Although the electronic medical records refuted the connection between antidepressant use and substantive weight gain statistically, it left unanswered the question of how to explain more than a decade of reports of weight gain on these medications. A psychiatrist colleague told me that when he prescribes antidepressants, it is a race to get the patient feeling better before the weight gain is so great the patient decides to stop the medication. How does one reconcile the face-to-face experience of practitioners with the results of this medical record survey? What does one say to Sally and others like her? Your weight gain of 100 pounds on a combination of antidepressants is not related to your therapy? Even though your weight was normal before you started your therapy, you might have gained the weight anyway?
Maybe the explanation is to be found in the type of depression being treated. A Swiss researcher, Dr. Aurelie Lasserre, measured changes in weight over five years among more than 3,00 Swiss who live in the city of Lausanne, Switzerland. As reported in another issue of JAMA Psychiatry, about 7 percent of this population suffered from major depression. Weight was gained among those who had depression, but according to the author, only among those who had what she described as atypical depression, a depression characterized by increased appetite.  An example of atypical depression familiar to many of us is seasonal affective disorder (SAD). This winter-based mood disorder is associated with an increased appetite and people often gain 10 or more pounds during the weeks of limited sunlight.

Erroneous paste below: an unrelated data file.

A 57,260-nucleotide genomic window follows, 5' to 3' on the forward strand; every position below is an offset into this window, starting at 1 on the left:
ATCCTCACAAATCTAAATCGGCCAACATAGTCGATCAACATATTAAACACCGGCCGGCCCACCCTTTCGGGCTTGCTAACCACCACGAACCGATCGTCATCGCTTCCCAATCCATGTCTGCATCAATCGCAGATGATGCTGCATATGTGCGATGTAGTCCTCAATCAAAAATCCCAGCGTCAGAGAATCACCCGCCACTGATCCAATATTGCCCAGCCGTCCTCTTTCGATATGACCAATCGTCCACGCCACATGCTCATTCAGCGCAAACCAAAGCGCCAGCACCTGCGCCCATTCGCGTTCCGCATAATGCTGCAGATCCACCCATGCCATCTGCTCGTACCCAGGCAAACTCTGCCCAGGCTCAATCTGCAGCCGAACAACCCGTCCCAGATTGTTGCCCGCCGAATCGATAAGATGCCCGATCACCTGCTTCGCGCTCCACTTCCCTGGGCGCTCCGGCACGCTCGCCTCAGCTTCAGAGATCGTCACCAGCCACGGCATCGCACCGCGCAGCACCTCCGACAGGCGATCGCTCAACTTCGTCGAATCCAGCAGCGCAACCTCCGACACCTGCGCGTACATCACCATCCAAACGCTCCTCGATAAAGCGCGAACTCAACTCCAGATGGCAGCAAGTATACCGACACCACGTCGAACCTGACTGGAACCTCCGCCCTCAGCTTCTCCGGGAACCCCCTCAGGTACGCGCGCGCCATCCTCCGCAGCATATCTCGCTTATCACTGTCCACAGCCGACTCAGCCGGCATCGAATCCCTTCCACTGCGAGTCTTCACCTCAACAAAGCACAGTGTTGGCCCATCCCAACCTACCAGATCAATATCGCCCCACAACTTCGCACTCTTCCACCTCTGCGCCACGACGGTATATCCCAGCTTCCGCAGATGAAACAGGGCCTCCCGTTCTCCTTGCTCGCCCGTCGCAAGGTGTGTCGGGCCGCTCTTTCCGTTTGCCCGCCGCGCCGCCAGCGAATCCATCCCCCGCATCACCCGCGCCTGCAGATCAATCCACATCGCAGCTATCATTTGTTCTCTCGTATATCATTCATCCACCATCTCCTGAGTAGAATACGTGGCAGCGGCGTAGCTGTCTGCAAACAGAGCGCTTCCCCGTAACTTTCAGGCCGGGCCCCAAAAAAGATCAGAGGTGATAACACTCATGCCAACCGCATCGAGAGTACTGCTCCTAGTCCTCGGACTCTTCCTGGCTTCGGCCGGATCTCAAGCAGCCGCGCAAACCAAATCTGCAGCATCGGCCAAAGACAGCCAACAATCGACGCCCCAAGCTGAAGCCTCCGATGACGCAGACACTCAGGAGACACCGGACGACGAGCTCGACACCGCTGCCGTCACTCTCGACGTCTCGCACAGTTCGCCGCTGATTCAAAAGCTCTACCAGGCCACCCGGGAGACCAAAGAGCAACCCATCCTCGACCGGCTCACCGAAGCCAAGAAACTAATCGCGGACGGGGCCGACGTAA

Dr. Lasserre’s findings do not look at whether antidepressants are causing weight gain. However, they suggest that people who gain weight on antidepressants may be doing so not because of the medication, but because their depression has not gone away, and thus they continue to overeat.
This is a handy explanation but leaves several issues to be resolved:
1. Most people are of normal weight before starting on their medication despite weeks of the mood disorder. In my experience running a weight-management center at a psychiatric hospital, most of our patients never had trouble controlling their food intake until they started antidepressant therapy;
2. If the weight gain during antidepressant treatment is a function of an underlying tendency to gain weight while depressed, then how does one explain the tendency of a particular drug, Celexa, to cause more weight gain than other drugs?  Theoretically, no drug should be affecting weight;
3. If antidepressant drugs are not associated with weight gain, what is the explanation for the results of a year-long weight-loss trial with Prozac, many years ago, in which non-depressed, obese patients, gained weight? 
4. And what about Sally? She was being treated for fibromyalgia, not atypical depression.
Alas, statistics are not going to help Sally and the many others who have indisputably gained weight on their antidepressant treatment, regardless of why they were being treated. One hopes that patients who are gaining weight are not ignored their weight gain because a study says that they should not be doing so.
3) http://consumer.healthday.com/mental-health-information-25/psychology-and-mental-health-news-566/weight-gain-from-antidepressants-is-minimal-study-suggests-688510.html pp 13
4) Michelson D., Amsterdam J., Quitkin F. et al . Changes in Weight During l Year Trial of Fluoxetine, Am J of Psychiatry l99, 156-1170-1176